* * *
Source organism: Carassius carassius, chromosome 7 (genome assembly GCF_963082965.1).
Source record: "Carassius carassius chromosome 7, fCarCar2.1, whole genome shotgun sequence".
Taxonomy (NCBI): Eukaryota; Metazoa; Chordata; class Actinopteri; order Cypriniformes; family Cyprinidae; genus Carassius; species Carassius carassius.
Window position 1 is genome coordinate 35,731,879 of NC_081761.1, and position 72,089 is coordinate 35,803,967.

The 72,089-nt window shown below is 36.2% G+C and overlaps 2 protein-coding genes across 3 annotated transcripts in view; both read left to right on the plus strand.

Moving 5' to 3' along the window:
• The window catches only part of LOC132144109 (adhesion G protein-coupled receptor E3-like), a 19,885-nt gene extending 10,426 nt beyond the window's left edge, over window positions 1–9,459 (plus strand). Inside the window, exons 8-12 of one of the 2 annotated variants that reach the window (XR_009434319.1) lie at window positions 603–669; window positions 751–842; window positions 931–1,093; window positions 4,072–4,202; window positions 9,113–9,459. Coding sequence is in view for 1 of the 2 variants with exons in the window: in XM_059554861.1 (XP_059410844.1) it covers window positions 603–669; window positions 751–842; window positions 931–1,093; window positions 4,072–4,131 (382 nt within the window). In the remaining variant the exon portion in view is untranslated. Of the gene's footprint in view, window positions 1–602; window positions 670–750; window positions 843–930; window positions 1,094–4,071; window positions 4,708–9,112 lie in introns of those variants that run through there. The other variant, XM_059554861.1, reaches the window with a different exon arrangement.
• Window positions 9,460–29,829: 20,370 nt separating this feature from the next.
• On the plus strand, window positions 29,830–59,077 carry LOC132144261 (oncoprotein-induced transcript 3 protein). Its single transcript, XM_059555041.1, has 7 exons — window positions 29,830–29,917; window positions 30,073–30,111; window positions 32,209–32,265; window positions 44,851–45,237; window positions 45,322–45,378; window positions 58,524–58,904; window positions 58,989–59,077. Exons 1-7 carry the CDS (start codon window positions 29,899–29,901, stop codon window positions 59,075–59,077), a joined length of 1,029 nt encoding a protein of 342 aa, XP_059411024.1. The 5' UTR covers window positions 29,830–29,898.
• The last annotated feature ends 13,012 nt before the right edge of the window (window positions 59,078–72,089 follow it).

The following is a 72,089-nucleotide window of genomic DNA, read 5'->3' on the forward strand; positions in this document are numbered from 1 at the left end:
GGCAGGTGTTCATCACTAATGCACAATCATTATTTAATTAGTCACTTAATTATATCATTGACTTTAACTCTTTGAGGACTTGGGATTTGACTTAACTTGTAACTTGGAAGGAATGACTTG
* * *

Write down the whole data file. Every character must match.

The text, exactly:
Source organism: Carassius carassius, chromosome 7 (genome assembly GCF_963082965.1).
Source record: "Carassius carassius chromosome 7, fCarCar2.1, whole genome shotgun sequence".
Taxonomy (NCBI): Eukaryota; Metazoa; Chordata; class Actinopteri; order Cypriniformes; family Cyprinidae; genus Carassius; species Carassius carassius.
Window position 1 is genome coordinate 35,731,879 of NC_081761.1, and position 72,089 is coordinate 35,803,967.

The 72,089-nt window shown below is 36.2% G+C and overlaps 2 protein-coding genes across 3 annotated transcripts in view; both read left to right on the plus strand.

Moving 5' to 3' along the window:
• The window catches only part of LOC132144109 (adhesion G protein-coupled receptor E3-like), a 19,885-nt gene extending 10,426 nt beyond the window's left edge, over window positions 1–9,459 (plus strand). Inside the window, exons 8-12 of one of the 2 annotated variants that reach the window (XR_009434319.1) lie at window positions 603–669; window positions 751–842; window positions 931–1,093; window positions 4,072–4,202; window positions 9,113–9,459. Coding sequence is in view for 1 of the 2 variants with exons in the window: in XM_059554861.1 (XP_059410844.1) it covers window positions 603–669; window positions 751–842; window positions 931–1,093; window positions 4,072–4,131 (382 nt within the window). In the remaining variant the exon portion in view is untranslated. Of the gene's footprint in view, window positions 1–602; window positions 670–750; window positions 843–930; window positions 1,094–4,071; window positions 4,708–9,112 lie in introns of those variants that run through there. The other variant, XM_059554861.1, reaches the window with a different exon arrangement.
• Window positions 9,460–29,829: 20,370 nt separating this feature from the next.
• On the plus strand, window positions 29,830–59,077 carry LOC132144261 (oncoprotein-induced transcript 3 protein). Its single transcript, XM_059555041.1, has 7 exons — window positions 29,830–29,917; window positions 30,073–30,111; window positions 32,209–32,265; window positions 44,851–45,237; window positions 45,322–45,378; window positions 58,524–58,904; window positions 58,989–59,077. Exons 1-7 carry the CDS (start codon window positions 29,899–29,901, stop codon window positions 59,075–59,077), a joined length of 1,029 nt encoding a protein of 342 aa, XP_059411024.1. The 5' UTR covers window positions 29,830–29,898.
• The last annotated feature ends 13,012 nt before the right edge of the window (window positions 59,078–72,089 follow it).

The following is a 72,089-nucleotide window of genomic DNA, read 5'->3' on the forward strand; positions in this document are numbered from 1 at the left end:
GGCAGGTGTTCATCACTAATGCACAATCATTATTTAATTAGTCACTTAATTATATCATTGACTTTAACTCTTTGAGGACTTGGGATTTGACTTAACTTGTAACTTGGAAGGAATGACTTG